It seems Amazon has brokered their multiyear deal with HarperCollins just in time for the release of the anticipated bestseller, Go Set A Watchman, by Harper Lee (of To Kill A Mockingbird fame).
As the Inquistr has reported previously, Amazon has been at loggerheads with the giants of the publishing world over the prices set for, in particular, their eBooks sold via Amazon.com and its subsidiaries. Dealings came to a head last year when Amazon sent out emails to customers asking for their support in relation to Hachette’s eBook pricing on Amazon, going so far as citing it was “illegal collusion.” Authors such as Stephen King and John Grisham also voiced their opinions on the price war, and things got ugly before a deal was finally settled.
Now, as a result of that fiasco, Amazon have allowed the publishing giants they have brokered deals with (Hachette, Simon & Schuster, Macmillan, and now HarperCollins) to set their own eBook prices, but add a disclaimer to eBooks sold via Amazon under those publishers: “This price was set by the publisher.” This allows Amazon to make a cut from some of the biggest publishers in the market without looking like the mean guy to the average Amazon eBook purchaser.
So, has this price war really affected the average reader who likes to purchase their eBooks via Amazon Kindle? According to Amazon, it should. Amazon refers to eBooks as “highly price elastic.” This basically means that the lower an item is priced at, the higher sales will be. A quick look around Amazon.com shows that many independent, small press, and self-published authors have taken this to heart and kept their eBook well under Amazon’s magical threshold of $9.99. The major publishers have been bucking this arrangement since the beginning of the eBook trend, and continue to price their product within the same price range as a paperback. From a readers perspective, this means they are paying premium for a product which is digitally created. Many readers, as a result of this, have given independent authors and smaller publishing houses on Amazon a go. After all, the $11.66 HarperCollins is asking for Go Set A Watchman will garner almost two books set at $5.99, three books and change set at $2.99, and eleven eBooks that fall into the ever popular $0.99 category on Amazon. For voracious readers, the Amazon Kindle has been the best thing to ever happen to them.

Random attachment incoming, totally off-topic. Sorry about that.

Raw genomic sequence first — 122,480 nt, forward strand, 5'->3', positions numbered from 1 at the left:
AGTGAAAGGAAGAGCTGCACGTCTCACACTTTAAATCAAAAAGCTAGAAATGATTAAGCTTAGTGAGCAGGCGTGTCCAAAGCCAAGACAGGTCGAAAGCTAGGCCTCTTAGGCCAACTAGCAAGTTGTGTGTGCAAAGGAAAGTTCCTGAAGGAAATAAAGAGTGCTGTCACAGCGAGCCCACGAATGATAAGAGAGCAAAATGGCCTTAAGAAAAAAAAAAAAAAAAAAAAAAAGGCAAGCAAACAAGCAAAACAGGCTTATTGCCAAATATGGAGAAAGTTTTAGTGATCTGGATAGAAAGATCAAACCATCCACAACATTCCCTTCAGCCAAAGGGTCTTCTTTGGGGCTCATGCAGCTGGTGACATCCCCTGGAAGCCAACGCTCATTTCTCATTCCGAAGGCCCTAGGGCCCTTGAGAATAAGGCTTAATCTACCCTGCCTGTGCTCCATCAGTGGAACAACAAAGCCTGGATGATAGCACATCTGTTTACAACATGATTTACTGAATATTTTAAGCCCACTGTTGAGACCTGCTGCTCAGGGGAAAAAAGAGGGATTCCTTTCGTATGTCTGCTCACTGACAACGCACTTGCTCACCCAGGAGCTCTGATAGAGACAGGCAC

But, even with Amazon wanting the big publishers to lower their eBook prices, digital books from these publishers still sell at the higher price. At $11.66 for Go Set A Watchman, pre-orders alone have placed it (scheduled for release on July 14, 2015) into 87th place in the “literary” category on Amazon.com. Although the hardcover edition is doing considerably better, already ranking No. 2 in the “classics” category and No. 11 in each of the “United States” and “literary” categories.
While Amazon has prevented the all out war that played out between itself and Hachette last year, it still has one of the “top 5” publishers to tackle: Penguin Random House. While there has been no comment from this publisher in relation to its official status with Amazon, it is safe to consider a similar deal will be set with them also in the future.
Does the new multiyear deal between Amazon and HarperCollins affect you? Do you select your eBooks based on price or publisher? Let us know by commenting below!